…”among young people who have entered the workaday world.” So reports NPR’s Brenda Wilson today, at length (nearly nine minutes).

(Maybe NPR, too, needs a “social media editor” to help its reporters “use social tools to…track trends” in a more timely fashion?)

One hears from an expert who studied this trend (from, a quick Google search shows, 2001 to 2006 and published a book on it a year and a half ago): “What you see on college campuses now, even in some cases Catholic campuses, is that young men and women have unrestricted access to each other.” And, young people these days continue to “hook up” after college “because of the Internet and social networks.”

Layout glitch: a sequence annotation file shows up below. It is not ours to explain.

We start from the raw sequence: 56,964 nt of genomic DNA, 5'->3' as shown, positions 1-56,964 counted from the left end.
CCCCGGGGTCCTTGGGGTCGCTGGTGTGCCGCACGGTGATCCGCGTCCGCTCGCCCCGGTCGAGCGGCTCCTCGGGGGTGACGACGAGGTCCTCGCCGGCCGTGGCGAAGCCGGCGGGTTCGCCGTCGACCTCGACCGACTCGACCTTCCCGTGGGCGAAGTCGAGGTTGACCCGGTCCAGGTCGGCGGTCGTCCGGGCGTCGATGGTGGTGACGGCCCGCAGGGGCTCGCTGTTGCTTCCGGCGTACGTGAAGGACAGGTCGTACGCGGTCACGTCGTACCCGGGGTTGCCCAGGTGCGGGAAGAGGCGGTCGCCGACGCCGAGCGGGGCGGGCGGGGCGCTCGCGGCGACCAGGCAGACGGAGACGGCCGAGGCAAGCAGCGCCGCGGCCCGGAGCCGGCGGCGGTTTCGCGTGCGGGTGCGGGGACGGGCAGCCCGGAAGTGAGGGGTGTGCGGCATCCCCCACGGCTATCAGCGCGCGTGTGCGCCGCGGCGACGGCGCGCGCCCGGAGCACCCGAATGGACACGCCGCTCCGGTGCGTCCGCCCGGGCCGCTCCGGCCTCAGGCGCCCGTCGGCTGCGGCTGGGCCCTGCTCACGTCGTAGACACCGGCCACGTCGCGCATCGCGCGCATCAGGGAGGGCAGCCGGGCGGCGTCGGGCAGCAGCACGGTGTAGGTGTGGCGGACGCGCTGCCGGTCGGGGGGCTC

(One thing I did learn: going out on dates — to dinner, say— caught on “at the turn of the 20th century” thanks to “the poor whose homes were not suitable for entertaining” “gentlemen callers.” )

UPDATE: In other news involving “young people who have entered the workaday world:” the New York Times reports that “Parents [Are] Pulling The Plugs on Williamsburg Trust-Funders.” Maybe the Times could introduce these suddenly unsubsidized twenty-somethings to the “gleefully frugal?”

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Liz Cox Barrett is a writer at CJR.